Effects of climate change could worsen by 2030 if countries do not act now, world leaders have warned.
The leaders who were attending this year’s global Climate Adaptation Summit hosted by the Netherlands, committed to deliver action to safeguard the world from the threats of climate change, amid a ravaging pandemic.
Through the launch of the Adaptation Action Agenda, the leaders drawn from various sectors said they hope it will “mobilise new and inspiring efforts to advance resilience among people, communities, economies and the environment.”
In a decade’s time (end of 2030), they also hope it will facilitate a resilient recovery from the COVID-19 pandemic.
- 1 On morality, politicians should lead by example
- 2 Kericho tea can be a key tourist attraction
- 3 Plans for exams to be known tomorrow
- 4 Reluctance in uptake of Covid-19 vaccine
Kenya’s President Uhuru Kenyatta who attended the virtual summit at State House, Nairobi re-assured the country's commitment to the adaptation action agenda, calling for the collaboration of the global community.
“Kenya is experiencing the full climate impact including erratic rainfall, drought and increased temperatures and to contain the situation, we have scaled up our adaptation efforts- mainstreaming them into our national development strategy,” Uhuru said.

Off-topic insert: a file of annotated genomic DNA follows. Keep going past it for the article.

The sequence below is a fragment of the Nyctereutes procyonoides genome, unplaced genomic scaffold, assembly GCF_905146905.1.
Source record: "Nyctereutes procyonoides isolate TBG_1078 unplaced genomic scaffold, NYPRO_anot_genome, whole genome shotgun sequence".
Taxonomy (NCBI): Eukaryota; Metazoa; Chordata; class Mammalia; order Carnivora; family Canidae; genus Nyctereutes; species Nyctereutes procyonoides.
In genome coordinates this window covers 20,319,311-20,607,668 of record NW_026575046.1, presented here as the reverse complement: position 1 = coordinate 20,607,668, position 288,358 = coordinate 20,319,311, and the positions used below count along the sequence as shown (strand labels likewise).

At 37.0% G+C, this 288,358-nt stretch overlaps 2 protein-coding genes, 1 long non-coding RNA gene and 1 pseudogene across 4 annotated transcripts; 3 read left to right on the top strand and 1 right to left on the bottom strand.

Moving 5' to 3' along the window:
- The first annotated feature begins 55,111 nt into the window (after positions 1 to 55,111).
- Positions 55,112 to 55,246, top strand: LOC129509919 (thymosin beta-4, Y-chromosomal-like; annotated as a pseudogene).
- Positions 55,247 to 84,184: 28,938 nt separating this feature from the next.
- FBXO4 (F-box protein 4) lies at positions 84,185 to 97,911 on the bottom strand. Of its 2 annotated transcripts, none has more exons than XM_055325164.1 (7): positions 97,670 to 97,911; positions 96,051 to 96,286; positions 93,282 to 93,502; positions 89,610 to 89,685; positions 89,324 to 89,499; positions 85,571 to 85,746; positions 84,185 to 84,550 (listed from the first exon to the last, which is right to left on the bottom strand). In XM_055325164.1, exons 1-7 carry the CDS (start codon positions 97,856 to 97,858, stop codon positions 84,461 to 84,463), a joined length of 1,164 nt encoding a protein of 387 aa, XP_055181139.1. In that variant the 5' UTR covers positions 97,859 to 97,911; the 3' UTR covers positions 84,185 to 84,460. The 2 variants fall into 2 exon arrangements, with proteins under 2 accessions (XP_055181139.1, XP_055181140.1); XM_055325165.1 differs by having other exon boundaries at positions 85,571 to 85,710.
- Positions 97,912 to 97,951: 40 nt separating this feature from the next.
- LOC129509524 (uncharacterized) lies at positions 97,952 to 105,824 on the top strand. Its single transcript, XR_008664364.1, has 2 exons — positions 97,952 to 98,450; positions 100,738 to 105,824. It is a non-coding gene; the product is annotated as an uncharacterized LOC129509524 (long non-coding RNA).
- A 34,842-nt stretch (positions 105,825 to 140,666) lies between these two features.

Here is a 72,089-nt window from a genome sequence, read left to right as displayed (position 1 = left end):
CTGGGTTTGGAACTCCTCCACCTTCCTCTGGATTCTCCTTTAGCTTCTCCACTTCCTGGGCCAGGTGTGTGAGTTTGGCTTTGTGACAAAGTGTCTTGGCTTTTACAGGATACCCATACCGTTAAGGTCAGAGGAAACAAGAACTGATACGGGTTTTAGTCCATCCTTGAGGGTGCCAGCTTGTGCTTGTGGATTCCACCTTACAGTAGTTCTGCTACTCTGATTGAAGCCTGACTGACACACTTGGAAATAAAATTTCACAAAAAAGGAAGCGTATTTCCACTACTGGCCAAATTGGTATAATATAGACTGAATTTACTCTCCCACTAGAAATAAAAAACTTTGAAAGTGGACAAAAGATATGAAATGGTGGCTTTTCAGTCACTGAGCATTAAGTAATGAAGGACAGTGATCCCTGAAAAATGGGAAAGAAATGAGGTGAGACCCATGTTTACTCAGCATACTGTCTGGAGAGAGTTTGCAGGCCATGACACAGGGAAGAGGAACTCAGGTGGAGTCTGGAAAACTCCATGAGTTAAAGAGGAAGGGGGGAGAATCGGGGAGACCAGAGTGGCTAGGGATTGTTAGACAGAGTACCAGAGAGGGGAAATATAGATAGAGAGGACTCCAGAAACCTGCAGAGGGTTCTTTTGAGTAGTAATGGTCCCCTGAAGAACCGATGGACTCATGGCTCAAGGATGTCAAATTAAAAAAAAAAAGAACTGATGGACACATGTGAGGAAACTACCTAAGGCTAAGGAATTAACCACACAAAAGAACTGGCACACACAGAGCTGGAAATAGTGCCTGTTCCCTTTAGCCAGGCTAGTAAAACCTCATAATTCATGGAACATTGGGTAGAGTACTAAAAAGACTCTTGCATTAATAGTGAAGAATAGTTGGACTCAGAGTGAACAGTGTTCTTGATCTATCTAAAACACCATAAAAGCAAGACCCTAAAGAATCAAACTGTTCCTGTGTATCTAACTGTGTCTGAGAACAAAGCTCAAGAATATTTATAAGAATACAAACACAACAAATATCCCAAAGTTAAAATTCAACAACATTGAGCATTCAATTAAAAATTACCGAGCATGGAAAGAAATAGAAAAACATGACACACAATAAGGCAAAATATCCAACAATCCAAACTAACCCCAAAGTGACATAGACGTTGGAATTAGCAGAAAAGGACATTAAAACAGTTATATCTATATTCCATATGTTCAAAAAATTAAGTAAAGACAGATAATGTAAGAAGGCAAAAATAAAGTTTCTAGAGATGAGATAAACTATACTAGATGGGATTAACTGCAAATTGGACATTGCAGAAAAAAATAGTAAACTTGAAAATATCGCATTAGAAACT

The president also acknowledged that climate change is a reality that must be dealt with now, whose success could lead to “reduced emissions, spur economic growth and social and environmental benefits.”
What other leaders said
African leaders present at the summit called for the inclusion of the continent, claiming it had been fleeced in the past.
“Africa has been shortchanged by climate change and it should not be shortchanged by climate finance,” African Development Bank President Akinwumi Adesina said.
As such, African countries are set to benefit from the $25 billion Africa Adaptation Acceleration Program (Sh2.8tr) -a project of the African Development Bank (AfDB) and Global Center on Adaptation (GCA) aimed at scaling climate adaptation across Africa.
Former United Nations Secretary General Ban Ki-Moon challenged others leaders to approach the climate crisis from both a political and moral perspective and save the planet. "The world has a golden opportunity to recover from our health and economic crisis by accelerating adaptation and we must seize it."
UK’s Prime Minister Boris Johnson averred that this is the year the world fights back, not just climate change but also its effects.
“If we fail to act in 2021, then by 2030 the annual bill for adaptation in developing countries alone will have reached as high as 300 billion dollars,” the UK PM said.
The United States regretted that it had been out of the climate action picture for the past three years but was now geared towards stimulating change.
“It’s now cheaper to minimize damage than clean up. The best climate adaptation is to treat the crisis as the emergency that it is,” John Kerry, US Special Presidential Envoy said.
Other world leaders including UN Secretary General Antonio Guterres, various Heads of State also attended the summit.